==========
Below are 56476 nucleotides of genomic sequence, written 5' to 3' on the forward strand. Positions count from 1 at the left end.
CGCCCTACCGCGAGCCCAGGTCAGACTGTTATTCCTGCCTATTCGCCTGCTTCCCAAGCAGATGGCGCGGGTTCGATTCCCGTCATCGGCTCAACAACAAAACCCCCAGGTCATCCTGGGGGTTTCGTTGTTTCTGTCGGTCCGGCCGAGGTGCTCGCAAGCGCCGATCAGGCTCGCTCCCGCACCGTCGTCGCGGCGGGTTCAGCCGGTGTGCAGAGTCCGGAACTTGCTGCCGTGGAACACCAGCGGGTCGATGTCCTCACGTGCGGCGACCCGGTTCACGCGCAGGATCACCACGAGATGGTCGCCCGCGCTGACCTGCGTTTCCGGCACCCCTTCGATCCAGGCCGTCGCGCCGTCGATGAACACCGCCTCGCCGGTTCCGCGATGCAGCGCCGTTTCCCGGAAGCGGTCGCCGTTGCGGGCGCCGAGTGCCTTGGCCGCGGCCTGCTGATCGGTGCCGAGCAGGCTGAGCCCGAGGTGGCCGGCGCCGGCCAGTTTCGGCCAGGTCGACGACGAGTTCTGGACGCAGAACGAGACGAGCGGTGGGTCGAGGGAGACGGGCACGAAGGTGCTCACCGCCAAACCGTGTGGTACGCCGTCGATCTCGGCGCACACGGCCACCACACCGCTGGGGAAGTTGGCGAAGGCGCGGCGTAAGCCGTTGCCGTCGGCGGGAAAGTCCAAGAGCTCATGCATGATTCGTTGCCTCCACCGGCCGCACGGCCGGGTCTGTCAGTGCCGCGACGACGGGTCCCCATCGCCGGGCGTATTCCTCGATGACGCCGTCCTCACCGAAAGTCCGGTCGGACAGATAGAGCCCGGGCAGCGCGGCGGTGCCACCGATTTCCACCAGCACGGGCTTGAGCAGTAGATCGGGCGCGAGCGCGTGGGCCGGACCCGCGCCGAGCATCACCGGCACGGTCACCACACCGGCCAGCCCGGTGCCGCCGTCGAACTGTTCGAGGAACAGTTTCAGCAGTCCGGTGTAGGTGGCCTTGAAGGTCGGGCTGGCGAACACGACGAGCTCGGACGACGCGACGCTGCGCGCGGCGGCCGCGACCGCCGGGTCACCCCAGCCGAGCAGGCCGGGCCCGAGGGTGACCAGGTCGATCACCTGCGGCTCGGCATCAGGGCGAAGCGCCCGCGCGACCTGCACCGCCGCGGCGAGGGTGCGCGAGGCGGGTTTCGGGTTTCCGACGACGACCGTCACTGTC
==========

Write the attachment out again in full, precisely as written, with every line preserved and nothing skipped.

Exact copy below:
Below are 56476 nucleotides of genomic sequence, written 5' to 3' on the forward strand. Positions count from 1 at the left end.
CGCCCTACCGCGAGCCCAGGTCAGACTGTTATTCCTGCCTATTCGCCTGCTTCCCAAGCAGATGGCGCGGGTTCGATTCCCGTCATCGGCTCAACAACAAAACCCCCAGGTCATCCTGGGGGTTTCGTTGTTTCTGTCGGTCCGGCCGAGGTGCTCGCAAGCGCCGATCAGGCTCGCTCCCGCACCGTCGTCGCGGCGGGTTCAGCCGGTGTGCAGAGTCCGGAACTTGCTGCCGTGGAACACCAGCGGGTCGATGTCCTCACGTGCGGCGACCCGGTTCACGCGCAGGATCACCACGAGATGGTCGCCCGCGCTGACCTGCGTTTCCGGCACCCCTTCGATCCAGGCCGTCGCGCCGTCGATGAACACCGCCTCGCCGGTTCCGCGATGCAGCGCCGTTTCCCGGAAGCGGTCGCCGTTGCGGGCGCCGAGTGCCTTGGCCGCGGCCTGCTGATCGGTGCCGAGCAGGCTGAGCCCGAGGTGGCCGGCGCCGGCCAGTTTCGGCCAGGTCGACGACGAGTTCTGGACGCAGAACGAGACGAGCGGTGGGTCGAGGGAGACGGGCACGAAGGTGCTCACCGCCAAACCGTGTGGTACGCCGTCGATCTCGGCGCACACGGCCACCACACCGCTGGGGAAGTTGGCGAAGGCGCGGCGTAAGCCGTTGCCGTCGGCGGGAAAGTCCAAGAGCTCATGCATGATTCGTTGCCTCCACCGGCCGCACGGCCGGGTCTGTCAGTGCCGCGACGACGGGTCCCCATCGCCGGGCGTATTCCTCGATGACGCCGTCCTCACCGAAAGTCCGGTCGGACAGATAGAGCCCGGGCAGCGCGGCGGTGCCACCGATTTCCACCAGCACGGGCTTGAGCAGTAGATCGGGCGCGAGCGCGTGGGCCGGACCCGCGCCGAGCATCACCGGCACGGTCACCACACCGGCCAGCCCGGTGCCGCCGTCGAACTGTTCGAGGAACAGTTTCAGCAGTCCGGTGTAGGTGGCCTTGAAGGTCGGGCTGGCGAACACGACGAGCTCGGACGACGCGACGCTGCGCGCGGCGGCCGCGACCGCCGGGTCACCCCAGCCGAGCAGGCCGGGCCCGAGGGTGACCAGGTCGATCACCTGCGGCTCGGCATCAGGGCGAAGCGCCCGCGCGACCTGCACCGCCGCGGCGAGGGTGCGCGAGGCGGGTTTCGGGTTTCCGACGACGACCGTCACTGTC